We also spent a lot of time with my grandmother who was also very creative. When my parents were traveling for work, we’d go to her holiday house on the South Coast and create for days. Things like horses in the garden from trestle tables with buckets for heads and curtain tie backs for reins. We’d collect shells to make cards and we painted canvases. She even tried to teach me taxidermy on a dead penguin we found on the beach! We were surrounded by nature and created art from the land around us. From this, I feel a lot of my creativity was nurtured in those early years and my passion for organic, natural forms and colours was discovered.”
Dana Vuletic, INK interior architects
“I’ve always been drawn to humble and honest finishes such as brick, timber, leather and steel. These materials weave their way into my projects and take on a new, modern aesthetic. Looking back, you could say that growing up in suburbia, I was surrounded by these very same materials, albeit in a different context.
My grandparents’ home is the epitome of the great Australian dream. My grandfather built their house and also a number of furniture pieces that have become iconic items within our family. They’re simple in their design and uncomplicated in their construction. I’ve always admired a large outdoor dining table made from steel and hardwood with glazed tiles for the top.
I look at it now and can appreciate how timeless it is. I imagine at the time my grandfather was simply making use of the materials he had access to and could easily re-purpose, he didn’t overthink it. I approach my projects with a similar ethos and my aesthetic leans towards authentic finishes that carry their own beauty.”
Xanthe Highfield, Stewart + Highfield
“My childhood had a huge impact on the creative journey my career took. My father was an artist who was a purist with his work. His friends were part of the Yellow House crew, so art was definitely part of the conversation. Every school holidays, when we visited him, it was long days at the art gallery with him explaining the classics.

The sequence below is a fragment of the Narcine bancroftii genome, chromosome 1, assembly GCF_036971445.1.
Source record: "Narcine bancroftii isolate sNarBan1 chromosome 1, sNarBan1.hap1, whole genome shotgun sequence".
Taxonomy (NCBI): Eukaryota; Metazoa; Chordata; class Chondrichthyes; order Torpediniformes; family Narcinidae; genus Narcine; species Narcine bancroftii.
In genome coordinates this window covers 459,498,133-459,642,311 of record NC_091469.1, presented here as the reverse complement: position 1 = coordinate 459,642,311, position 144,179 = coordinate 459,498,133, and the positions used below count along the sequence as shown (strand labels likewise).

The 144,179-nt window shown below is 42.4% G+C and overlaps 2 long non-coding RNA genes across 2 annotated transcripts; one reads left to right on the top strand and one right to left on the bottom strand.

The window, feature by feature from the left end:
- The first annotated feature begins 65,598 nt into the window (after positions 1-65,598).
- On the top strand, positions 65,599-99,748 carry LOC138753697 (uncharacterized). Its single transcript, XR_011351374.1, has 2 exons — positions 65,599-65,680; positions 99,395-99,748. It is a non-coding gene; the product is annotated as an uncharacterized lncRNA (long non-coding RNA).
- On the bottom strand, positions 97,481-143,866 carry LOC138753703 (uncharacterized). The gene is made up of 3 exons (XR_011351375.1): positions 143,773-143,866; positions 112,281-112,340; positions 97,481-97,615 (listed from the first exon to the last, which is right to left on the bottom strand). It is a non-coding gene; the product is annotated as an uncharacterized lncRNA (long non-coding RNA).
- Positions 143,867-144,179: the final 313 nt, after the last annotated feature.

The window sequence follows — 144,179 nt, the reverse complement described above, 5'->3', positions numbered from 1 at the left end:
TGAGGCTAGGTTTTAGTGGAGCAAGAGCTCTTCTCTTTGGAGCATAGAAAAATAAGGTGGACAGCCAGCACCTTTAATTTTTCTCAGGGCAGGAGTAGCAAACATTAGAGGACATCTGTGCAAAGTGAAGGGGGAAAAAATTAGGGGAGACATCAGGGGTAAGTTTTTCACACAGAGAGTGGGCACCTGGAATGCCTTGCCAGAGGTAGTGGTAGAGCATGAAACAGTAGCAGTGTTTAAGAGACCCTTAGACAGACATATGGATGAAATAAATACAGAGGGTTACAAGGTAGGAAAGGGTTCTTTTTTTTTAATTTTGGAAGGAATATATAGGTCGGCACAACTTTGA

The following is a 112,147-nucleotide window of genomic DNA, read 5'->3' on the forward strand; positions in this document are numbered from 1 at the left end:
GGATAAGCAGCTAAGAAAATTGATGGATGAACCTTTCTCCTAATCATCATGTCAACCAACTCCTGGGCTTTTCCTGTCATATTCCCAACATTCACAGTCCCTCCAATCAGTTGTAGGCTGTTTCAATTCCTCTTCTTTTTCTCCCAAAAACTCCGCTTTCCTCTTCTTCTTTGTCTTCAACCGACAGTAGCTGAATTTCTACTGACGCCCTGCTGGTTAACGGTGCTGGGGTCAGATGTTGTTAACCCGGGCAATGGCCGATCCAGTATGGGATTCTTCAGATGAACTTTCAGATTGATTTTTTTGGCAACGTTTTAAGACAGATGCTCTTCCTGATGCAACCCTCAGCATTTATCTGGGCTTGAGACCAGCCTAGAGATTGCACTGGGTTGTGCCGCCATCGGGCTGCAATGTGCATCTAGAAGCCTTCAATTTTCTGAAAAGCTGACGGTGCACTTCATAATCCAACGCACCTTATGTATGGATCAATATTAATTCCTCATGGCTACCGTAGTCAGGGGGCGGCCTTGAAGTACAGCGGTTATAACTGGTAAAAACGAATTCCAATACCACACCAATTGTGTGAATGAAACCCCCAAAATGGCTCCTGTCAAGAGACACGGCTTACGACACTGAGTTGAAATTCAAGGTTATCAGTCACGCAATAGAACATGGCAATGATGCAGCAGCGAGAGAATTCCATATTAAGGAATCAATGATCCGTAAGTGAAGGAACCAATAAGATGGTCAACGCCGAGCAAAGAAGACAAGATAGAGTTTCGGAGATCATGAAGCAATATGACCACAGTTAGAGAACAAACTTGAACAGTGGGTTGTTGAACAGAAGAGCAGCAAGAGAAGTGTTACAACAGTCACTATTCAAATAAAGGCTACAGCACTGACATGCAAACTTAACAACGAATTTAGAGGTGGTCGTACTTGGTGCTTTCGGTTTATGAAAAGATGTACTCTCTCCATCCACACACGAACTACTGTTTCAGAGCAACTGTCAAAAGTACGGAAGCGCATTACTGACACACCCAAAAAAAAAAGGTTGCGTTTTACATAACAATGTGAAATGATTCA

I grew up with my mother and stepfather on an organic fruit farm on the mid-north coast. My mum is a yoga teacher and was always interested in new ideas of how we should be living to better the world. Her whole way of living is very creative, so there was a lot of freedom in that.
I moved out of home at 16 and went to Newtown Performing Arts, so was surrounded by kids from creative families. The teachers there were very much at the forefront of exploring art and design. We would go to theatre and installations on the weekends for fun, which, looking back, was an unusual choice for teenage kids.”
Carole Whiting, Carole Whiting Interiors + Design
“I grew up in a middle class family in the suburbs. There is nothing from my family home that I would have in my current home – my parents were very conservative and we had a ‘good room’, where we only went when there were visitors, and the family spaces that were more relaxed.
When I was about 11, my parents took me to a department store and let me choose a whole suite of furniture for my bedroom – I picked a chunky tube red bed and a white plastic chair with a red cushion and then screen printed a red and white wall hanging of my own design – I’m horrified now, but I can really see that I took an interest in interiors at an early age.”
Entries for IDEA 2020 are now open. Submit your project before 30 April to get early bird rates.